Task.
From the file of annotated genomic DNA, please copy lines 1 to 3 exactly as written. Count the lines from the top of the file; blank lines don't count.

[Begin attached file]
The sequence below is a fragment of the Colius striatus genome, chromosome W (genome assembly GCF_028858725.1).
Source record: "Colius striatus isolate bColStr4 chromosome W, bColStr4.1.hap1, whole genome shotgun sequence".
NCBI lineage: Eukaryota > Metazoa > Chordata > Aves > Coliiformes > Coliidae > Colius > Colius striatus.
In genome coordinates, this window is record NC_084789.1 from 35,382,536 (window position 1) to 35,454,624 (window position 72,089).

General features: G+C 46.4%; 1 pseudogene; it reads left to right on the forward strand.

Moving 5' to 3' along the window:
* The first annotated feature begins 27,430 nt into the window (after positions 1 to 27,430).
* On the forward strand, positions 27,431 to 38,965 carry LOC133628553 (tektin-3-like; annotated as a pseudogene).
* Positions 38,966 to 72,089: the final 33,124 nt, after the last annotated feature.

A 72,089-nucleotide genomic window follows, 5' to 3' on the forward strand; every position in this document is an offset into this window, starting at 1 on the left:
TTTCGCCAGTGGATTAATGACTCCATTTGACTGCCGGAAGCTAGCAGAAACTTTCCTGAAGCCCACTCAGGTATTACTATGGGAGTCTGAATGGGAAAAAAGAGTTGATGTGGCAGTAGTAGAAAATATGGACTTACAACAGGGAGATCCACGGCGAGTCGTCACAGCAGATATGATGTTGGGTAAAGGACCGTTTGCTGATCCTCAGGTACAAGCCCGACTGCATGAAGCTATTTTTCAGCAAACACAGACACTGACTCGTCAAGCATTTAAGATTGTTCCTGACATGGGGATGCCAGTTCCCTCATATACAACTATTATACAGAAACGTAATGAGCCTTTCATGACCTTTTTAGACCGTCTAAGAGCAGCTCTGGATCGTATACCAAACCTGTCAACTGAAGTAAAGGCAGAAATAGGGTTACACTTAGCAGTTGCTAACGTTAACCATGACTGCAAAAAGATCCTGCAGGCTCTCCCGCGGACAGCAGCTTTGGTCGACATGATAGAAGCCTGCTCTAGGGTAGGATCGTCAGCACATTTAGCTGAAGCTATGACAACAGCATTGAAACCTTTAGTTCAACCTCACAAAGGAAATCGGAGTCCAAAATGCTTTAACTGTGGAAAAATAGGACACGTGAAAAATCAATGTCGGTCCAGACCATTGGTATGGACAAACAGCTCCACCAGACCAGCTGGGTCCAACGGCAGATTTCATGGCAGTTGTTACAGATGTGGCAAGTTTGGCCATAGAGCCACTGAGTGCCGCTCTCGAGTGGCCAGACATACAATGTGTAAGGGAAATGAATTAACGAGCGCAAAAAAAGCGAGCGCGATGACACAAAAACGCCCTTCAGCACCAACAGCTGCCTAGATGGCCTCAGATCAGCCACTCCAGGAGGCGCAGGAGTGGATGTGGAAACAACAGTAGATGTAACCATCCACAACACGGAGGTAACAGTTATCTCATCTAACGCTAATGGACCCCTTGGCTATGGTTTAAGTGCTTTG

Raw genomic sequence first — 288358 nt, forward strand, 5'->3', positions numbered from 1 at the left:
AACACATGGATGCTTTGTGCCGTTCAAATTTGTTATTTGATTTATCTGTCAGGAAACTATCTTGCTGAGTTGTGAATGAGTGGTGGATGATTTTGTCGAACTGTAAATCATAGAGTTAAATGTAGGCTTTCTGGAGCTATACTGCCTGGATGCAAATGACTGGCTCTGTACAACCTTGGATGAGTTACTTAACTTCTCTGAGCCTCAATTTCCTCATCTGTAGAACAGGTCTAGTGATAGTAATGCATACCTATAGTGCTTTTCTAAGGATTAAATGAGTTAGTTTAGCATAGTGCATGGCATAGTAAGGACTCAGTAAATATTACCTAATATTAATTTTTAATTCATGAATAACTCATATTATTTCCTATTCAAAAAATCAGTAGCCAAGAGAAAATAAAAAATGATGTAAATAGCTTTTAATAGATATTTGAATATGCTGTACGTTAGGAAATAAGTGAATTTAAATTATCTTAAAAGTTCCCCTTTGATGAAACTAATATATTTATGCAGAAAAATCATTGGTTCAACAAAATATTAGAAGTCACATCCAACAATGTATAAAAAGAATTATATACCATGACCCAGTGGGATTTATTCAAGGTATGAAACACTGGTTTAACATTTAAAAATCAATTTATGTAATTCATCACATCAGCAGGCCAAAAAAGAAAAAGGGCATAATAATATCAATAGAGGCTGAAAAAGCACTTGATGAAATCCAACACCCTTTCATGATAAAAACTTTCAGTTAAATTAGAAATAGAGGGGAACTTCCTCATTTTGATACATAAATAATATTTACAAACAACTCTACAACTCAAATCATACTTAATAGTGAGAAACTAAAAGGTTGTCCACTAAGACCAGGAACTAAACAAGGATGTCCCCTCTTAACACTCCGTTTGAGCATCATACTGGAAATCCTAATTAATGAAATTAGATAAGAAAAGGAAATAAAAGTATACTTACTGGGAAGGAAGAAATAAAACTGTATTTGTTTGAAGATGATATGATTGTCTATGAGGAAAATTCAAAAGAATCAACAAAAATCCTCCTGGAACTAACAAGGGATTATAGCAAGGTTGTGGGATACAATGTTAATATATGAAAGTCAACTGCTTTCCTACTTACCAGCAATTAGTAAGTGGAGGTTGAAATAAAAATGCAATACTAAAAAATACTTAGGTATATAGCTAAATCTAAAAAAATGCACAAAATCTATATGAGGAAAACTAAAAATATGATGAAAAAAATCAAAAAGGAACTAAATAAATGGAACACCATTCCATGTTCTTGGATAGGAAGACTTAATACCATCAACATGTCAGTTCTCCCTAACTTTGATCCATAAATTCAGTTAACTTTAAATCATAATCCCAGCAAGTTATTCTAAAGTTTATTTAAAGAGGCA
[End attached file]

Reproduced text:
The sequence below is a fragment of the Colius striatus genome, chromosome W (genome assembly GCF_028858725.1).
Source record: "Colius striatus isolate bColStr4 chromosome W, bColStr4.1.hap1, whole genome shotgun sequence".
NCBI lineage: Eukaryota > Metazoa > Chordata > Aves > Coliiformes > Coliidae > Colius > Colius striatus.